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Wanted: A Binding Resolution on Iran | The Nation

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Wanted: A Binding Resolution on Iran

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Question posed to Dick Armey, House Republican leader, 1995-2003, by Dave Montgomery of the McClatchy Newspapers: "You voted for the resolution to go to war?"

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Nicholas von Hoffman
Nicholas von Hoffman, a veteran newspaper, radio and TV reporter and columnist, is the author, most recently, of...

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Answer: "I did, and I'm not happy about it. The resolution was a resolution that authorized the President to take that action if he deemed it necessary. Had I been more true to myself and the principles I believed in at the time, I would have openly opposed the whole adventure vocally and aggressively. I had a tough time reconciling doing that against the duties of majority leader in the House. I would have served myself and my party and my country better, though, had I done so."

The Republicans have a point. They ask what will be accomplished by Congress passing a watery, nonbinding resolution expressing lukewarm reservations about sending reinforcements to our bedeviled expeditionary force in Iraq. They argue that it will be something of a downer for our troops, who are none too happy even without a resolution.

For those who are disgusted and angry about this war, the resolution seems more like a backdoor way of telling Bush that, though we all are a bit grouchy about it, he should go ahead and stick more of our people into what Nebraska Republican Chuck Hagel calls "that grinder."

The repeated references to the thing as the nonbinding resolution only reinforce the feeling that it has all the force of a flick of a feather duster. At one point such a resolution might have meant a lot, but time marches on and by now voting on a statement as tepid as this one is less than a spitball fired off in the general direction of the White House.

The Senate, as closely divided as it is between the two parties, is not going to be passing any binding resolutions or much else of moment right now. The House is a different matter. The House, with its small but decisive Democratic majority, is in a position to pass a binding resolution and one with no small impact. It can do it without a vote in the Senate. The House can pass a resolution binding on itself.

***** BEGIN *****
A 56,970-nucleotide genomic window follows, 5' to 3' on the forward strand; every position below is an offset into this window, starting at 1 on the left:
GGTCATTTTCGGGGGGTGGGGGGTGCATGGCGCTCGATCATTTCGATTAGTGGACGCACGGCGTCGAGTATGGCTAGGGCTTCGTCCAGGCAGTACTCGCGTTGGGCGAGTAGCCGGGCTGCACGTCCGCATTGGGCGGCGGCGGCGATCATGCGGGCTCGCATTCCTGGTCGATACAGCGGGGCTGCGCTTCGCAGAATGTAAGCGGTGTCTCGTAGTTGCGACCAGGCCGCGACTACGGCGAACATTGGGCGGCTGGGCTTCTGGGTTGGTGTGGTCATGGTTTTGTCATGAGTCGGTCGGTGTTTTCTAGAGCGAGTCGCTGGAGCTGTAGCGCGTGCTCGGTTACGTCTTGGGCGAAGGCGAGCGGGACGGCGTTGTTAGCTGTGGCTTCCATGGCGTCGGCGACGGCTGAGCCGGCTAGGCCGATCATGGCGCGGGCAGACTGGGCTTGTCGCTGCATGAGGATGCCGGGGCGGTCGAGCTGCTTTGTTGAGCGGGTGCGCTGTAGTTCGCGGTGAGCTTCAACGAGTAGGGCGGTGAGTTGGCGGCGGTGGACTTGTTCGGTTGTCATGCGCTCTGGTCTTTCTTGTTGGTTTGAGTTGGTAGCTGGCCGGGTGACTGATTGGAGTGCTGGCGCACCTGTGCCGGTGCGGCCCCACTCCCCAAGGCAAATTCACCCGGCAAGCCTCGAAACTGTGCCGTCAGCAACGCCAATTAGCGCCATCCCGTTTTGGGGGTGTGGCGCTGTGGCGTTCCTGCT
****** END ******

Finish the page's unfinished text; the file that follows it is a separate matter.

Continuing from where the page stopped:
The House can pass a resolution stating that if, in the next six months, the President orders a military attack on Iran, such an action will be considered a "high crime," as the term is used in the Constitution. The House will then immediately vote to instruct the Judiciary Committee to begin impeachment proceedings.

The resolution should include language saying that Bush must no longer be allowed to plunge the country into one disaster after another and then, in the midst of a mess of his own making, turn around and demand approval because anything less would be a failure to support the troops. The pattern of confronting the country with imbecilic and costly faits accomplis must be ended. Congress has got to get out ahead of Bush before he can pull his support-the-troops ploy one more time. By limiting the time the resolution is in force to six months, which is always renewable, the House avoids accusations that it would be tying the President's hands and making it harder for him to defend the country. What the resolution would do is push Bush into using diplomacy instead of force. Apparently the man does not understand that he has a State Department full of diplomats whose job it is to solve problems without shooting anyone.

But would such a resolution have much of an effect on Bush? Yes, it would. Impeachment hearings for any White House are a nightmare. Almost everything comes to a stop while the President and staff have to prepare answers to the million and one questions the House committee's lawyers will be asking. The publicity and fuss are endless. Ask Bill Clinton what impeachment proceedings can do to an administration. Everything more or less comes to a stop, which is exactly what you want in this case.

The Bush Administration will counter by saying it does not have the slightest intention of attacking Iran. It is already saying so, but how believable are such statements? Defense Secretary Robert Gates has insisted that "the President has made clear, the Secretary of State has made clear, I've made clear--nobody is planning--we are not planning for a war with Iran. What we are trying to do is, in Iraq, counter what the Iranians are doing to our soldiers, their involvement in activities, particularly these explosively formed projectiles that are killing our troops."

Notice the wiggle words at the end of the paragraph. To forestall the passage of the binding resolution, Bush might be pressured into giving the House a no-wiggle commitment. He just might make a statement agreeing, in Washspeak, to take the military option off the table for six months.

He might use the time to practice diplomacy. If he ignores diplomacy but is still stopped from dropping bombs on the Iranians, it's half a year without a new war. Somehow or other we and the rest of the world have got to get through the next twenty-two months until he leaves office. This should help.

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